20. Elastomer Molecules High entropy Low entropy Model of long elastomer molecules, with low degree of cross‑linking: (a) unstretched, and (b) under tensile stress. Low energy High energy

  21. YOUNG’S MODULI: COMPARISON Graphite Ceramics Semicond Metals Alloys Composites /fibers Polymers E(GPa) Based on data in Table B2, Callister 6e. Composite data based on reinforced epoxy with 60 vol% of aligned carbon (CFRE), aramid (AFRE), or glass (GFRE) fibers. 13

  22. Linear Elasticity: Possion Effect • Hooke's Law:  = E  • Poisson's ratio, : metals:  ~ 0.33 ceramics: ~0.25 polymers: ~0.40 Units: E: [GPa] or [psi] n: dimensionless Why does  have minus sign?

  23. Poisson Ratio • • Poisson Ratio has a range –1    1/2 • Look at extremes • No change in aspect ratio: • Volume (V = AL) remains constant:V =0. • Hence, V = (L A+A L) = 0. So, • In terms of width, A = w2, then A/A = 2 w w/w2 = 2w/w = –L/L. • Hence, Incompressible solid. Water (almost).

  24. Poisson Ratio: materials specific Metals: Ir W Ni Cu Al Ag Au 0.26 0.29 0.31 0.34 0.34 0.38 0.42 generic value ~ 1/3 Solid Argon: 0.25 Covalent Solids: Si Ge Al2O3 TiC 0.27 0.28 0.23 0.19 generic value ~ 1/4 Ionic Solids: MgO 0.19 Silica Glass: 0.20 Polymers: Network (Bakelite) 0.49 Chain (PE) 0.40 Elastomer: Hard Rubber (Ebonite) 0.39 (Natural) 0.49

  25. Example: Poisson Effect • Tensile stress is applied along cylindrical brass rod (10 mm diameter). Poisson ratio is  = 0.34 and E = 97 GPa. • Determine load needed for 2.5x10–3 mm change in diameter if the deformation is entirely elastic? Width strain: (note reduction in diameter) x= d/d = –(2.5x10–3 mm)/(10 mm) = –2.5x10–4 Axial strain: Given Poissonratio z= –x/ = –(–2.5x10–4)/0.34 = +7.35x10–4 Axial Stress: z = Ez = (97x103 MPa)(7.35x10–4) = 71.3 MPa. Required Load:F = zA0 = (71.3 MPa)(5 mm)2 = 5600 N.

  26. Negtive poisson’s ratio • foams

  27. Compression Radial n = -1.24 Axial n = 0 Lakes, R. S., "No contractile obligations", Nature, 1992, 358, 713-714.

  28. Anisotropic Materials 1) Compaction of UHMWPE powder 2) Sintering 3) Extrusion

  29. Mechanical properties are sensitive to temperature FIGURE 10.9 Effect of temperature on the stress-strain curve for cellulose acetate, a thermoplastic. Note the large drop in strength and increase in ductility with a relatively small increase in temperature. Source: After T.S. Carswell and H.K. Nason. Manufacturing Processes for Engineering Materials, 5th ed. Kalpakjian • Schmid Prentice Hall, 2008.

  30. Poly(methyl methacrylate)

  31. Ceramics Metals Stress Polymers Strain • Lower elastic modulus, yield and ultimate properties • Greater post-yield deformability • Greater failure strain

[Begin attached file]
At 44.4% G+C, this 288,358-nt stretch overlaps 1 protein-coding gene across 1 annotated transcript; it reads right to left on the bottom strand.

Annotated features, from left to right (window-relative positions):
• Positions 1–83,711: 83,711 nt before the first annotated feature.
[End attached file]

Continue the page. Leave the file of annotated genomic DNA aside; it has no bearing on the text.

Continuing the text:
32. Polymers: Thermal Properties • In the liquid/melt state enough thermal energy for random motion (Brownian motion) of chains • Motions decrease as the melt is cooled • Motion ceases at “glass transition temperature” • Polymer hard and glassy below Tg, rubbery above Tg

  33. Polymers: Thermal Properties Tg Tm semicrystalline log(Modulus) crosslinked linear amorphous Temperature

  34. decreasing temperature or increasing crystallinity Stress Strain Polymers: Thermal Properties

  35. Increasing cross-linking • Properties depend on amount of cross-linking Figure 8.13 M. P. Groover, “Fundamentals of Modern Manufacturing 3/e” John Wiley, 2007

  36. Phase diagram for semi-crystalline polymer

  37. Polymer Phases Polymers don’t exist in gas state; RT for boiling is higher than bond energies Glassy Solids Polystyrene Tg 100 °C PMMA Tg 105 °C Polycarbonate Tg 145 °C Rubber Tg -73 °C Liquid Volume Crystalline Solids Polyethylene Tm 140 °C Polypropylene Tm 160 °C Nylon 6,6 Tm 270 °C Glassy Solid Crystalline Solid Liquids Injection molding & extrusion Polydimethylsiloxane Tm -40 °C Tg Tm Tb Temperature

  38. Differential Scanning Calorimetry (DSC)

  39. Modulus versus temperature

  40. Viscous Response of Newtonian Liquids The top plane moves at a constant velocity, v, in response to a shear stress: A F Dx v y A There is a velocity gradient (v/y) normal to the area. The viscosityh relates the shear stress, ss, to the velocity gradient. The shear strain increases by a constant amount over a time interval, allowing us to define a strain rate: Units of s-1 The viscosity can thus be seen to relate the shear stress to the shear rate: hhas S.I. units of Pa s.

  41. Measuring viscosities 1 pascal second = 10 poise = 1,000 millipascal second 10-100,000 cP Requires standards

  42. Viscosity of Polymer Melts Shear thinning behaviour For comparison: h for water is 10-3 Pa s at room temperature. Poly(butylene terephthalate) at 285 ºC